In full disclosure, I saw Indy IV in May, when it was released in U.S. theaters. I liked it then, and liked it again on DVD, but I must admit that seeing it a second time changed my opinion slightly.
It is 1957, 19 literal and fictional years since Indy's last adventure (the disappointing Indiana Jones and the Last Crusade). Now it's the Commies who are the enemy. Soviet Colonel Irina Spalko (Cate Blanchett) has captured Indy (Harrison Ford, looking might fit for his 60 years) and is forcing him to help her find a relic first discovered in 1947, now ensconced in a military warehouse in Nevada's notorious Area 51. After a harrowing (and ridiculous) escape, Indy finds himself accused of being a communist sympathiser and is ousted from his position as a tenured professor of archaeology. About to take off for Europe, Indy is approached by a young ruffian by the improbable name of Mutt Williams (Shia Lebeouf), who asks Indy to help him rescue both his mentor and his mother, who have been kidnapped in Peru. After the two are nearly attacked by KGB officers on campus, Indy and Mutt find themselves on their way to Peru, where Indy rediscovers the one true love of his life, Marion Ravenwood (Karen Allen) and his former schoolmate, Professor Harold Oxley (John Hurt). Oxly has found a fabled "Crystal Skull" which seems to have driven him mad. It is also the catalyst for what the evil psychic Spalko is planning to use in the creation of a psychic mind-control weapon against the West. Indy also discovers (SPOILER ALERT) that Mutt is his son.
While nothing will ever come close to the excitement and wonder director Steven Spielberg created in the first Indiana Jones film, Raiders of the Lost Ark, Kingdom of the Crystal Skull tries mighty hard; there are exciting chases, monstrous buggies, and other-worldly powers at play. Sadly, the script by David Keopp (Jurassic Park; War of the Worlds; Panic Room) gets bogged down midway through with exposition and discovery, leaving Indy and company to slog through some rather boring, but necessary, dialog. There are more than a few amusing moments (including a very funny nod to Indy's fear of snakes). but it all feels rather forced this time around.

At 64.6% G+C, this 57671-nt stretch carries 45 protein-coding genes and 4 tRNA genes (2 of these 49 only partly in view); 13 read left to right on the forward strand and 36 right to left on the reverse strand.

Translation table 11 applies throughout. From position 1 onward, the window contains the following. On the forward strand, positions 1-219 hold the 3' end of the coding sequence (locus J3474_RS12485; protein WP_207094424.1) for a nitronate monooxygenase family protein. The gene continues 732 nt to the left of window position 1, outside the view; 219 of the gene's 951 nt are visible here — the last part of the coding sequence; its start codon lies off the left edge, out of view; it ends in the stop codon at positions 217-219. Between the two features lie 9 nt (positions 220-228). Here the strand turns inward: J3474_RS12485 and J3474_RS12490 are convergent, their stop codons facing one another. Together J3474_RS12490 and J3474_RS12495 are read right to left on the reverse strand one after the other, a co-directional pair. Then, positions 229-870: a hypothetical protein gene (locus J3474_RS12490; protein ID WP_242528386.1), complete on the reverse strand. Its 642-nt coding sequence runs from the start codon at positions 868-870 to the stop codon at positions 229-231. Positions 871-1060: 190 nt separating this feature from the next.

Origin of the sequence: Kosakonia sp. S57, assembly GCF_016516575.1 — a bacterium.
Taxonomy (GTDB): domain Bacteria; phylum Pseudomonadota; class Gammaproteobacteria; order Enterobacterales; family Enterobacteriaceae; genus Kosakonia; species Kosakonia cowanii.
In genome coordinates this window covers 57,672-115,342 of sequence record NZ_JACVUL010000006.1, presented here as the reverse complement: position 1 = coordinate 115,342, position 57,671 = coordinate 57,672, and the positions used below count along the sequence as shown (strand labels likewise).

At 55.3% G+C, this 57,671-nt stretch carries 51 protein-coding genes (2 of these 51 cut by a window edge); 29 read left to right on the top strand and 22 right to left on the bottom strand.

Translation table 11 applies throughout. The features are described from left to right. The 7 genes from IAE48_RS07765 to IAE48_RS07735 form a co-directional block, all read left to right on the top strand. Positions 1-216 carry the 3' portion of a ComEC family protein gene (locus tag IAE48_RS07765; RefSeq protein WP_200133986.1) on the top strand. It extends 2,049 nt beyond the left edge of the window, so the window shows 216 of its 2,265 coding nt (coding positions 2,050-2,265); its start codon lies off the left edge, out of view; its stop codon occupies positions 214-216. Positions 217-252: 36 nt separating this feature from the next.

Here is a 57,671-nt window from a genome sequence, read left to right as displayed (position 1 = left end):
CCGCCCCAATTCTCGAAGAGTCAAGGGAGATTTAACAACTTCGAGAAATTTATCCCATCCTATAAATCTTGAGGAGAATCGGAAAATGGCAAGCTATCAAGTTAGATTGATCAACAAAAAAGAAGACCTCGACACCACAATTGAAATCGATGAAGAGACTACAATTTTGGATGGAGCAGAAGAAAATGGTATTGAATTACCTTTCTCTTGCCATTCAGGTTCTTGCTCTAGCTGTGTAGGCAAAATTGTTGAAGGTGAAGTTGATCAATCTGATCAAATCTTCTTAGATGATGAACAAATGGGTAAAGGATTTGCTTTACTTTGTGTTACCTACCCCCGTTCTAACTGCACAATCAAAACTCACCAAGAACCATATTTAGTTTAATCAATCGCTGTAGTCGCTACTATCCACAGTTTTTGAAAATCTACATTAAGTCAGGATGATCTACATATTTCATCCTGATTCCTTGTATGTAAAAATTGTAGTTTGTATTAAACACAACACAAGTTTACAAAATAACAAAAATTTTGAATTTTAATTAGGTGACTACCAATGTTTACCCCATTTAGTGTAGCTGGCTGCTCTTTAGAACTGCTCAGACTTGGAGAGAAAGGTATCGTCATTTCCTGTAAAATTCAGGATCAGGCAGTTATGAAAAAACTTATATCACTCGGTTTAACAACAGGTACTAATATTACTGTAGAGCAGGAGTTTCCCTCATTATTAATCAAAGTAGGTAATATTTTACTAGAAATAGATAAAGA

The performances are mostly fine. Ford seems game, if a bit long-in-the tooth-for some of the sillier action sequences. Lebeouf is terrific as the rebellious Mutt, sporting Marlon Brando's outfit from The Wild One in his first appearance. And Karen Allen dazzles as Marion; the chemistry between her and Ford is just as dynamic (and welcome) as it was in Raiders. John Hurt isn't given a whole lot to do here as the crazed "Ox" but Cate Blanchett has plenty of opportunities to chew the scenery as a Russian psychic who wants to know (literally) everything. The CGI effects aren't too terrible (with the exception of a pack of Peruvian monkeys), though the finale pales in comparison to Raiders' ghostly face-melting, head-exploding denouement. Certainly better than than the ridiculous Last Crusade, Kingdom of the Crystal Skull lacks the sense of wonder we all felt when we first saw Raiders. Time has not been kind to our heroes, and it shows. **1/2 (Two and a half Stars out of Four)
PS - A recent Internet rumor says that Indy will be fighting Commies over possession of the Ark of the Covenant (glimpsed briefly in Indy IV's opening sequence) in Indy V. Let's hope that's not true and that all parties involved have put Dr. Jones and company to bed, once and for all.
As always, more of this, anon.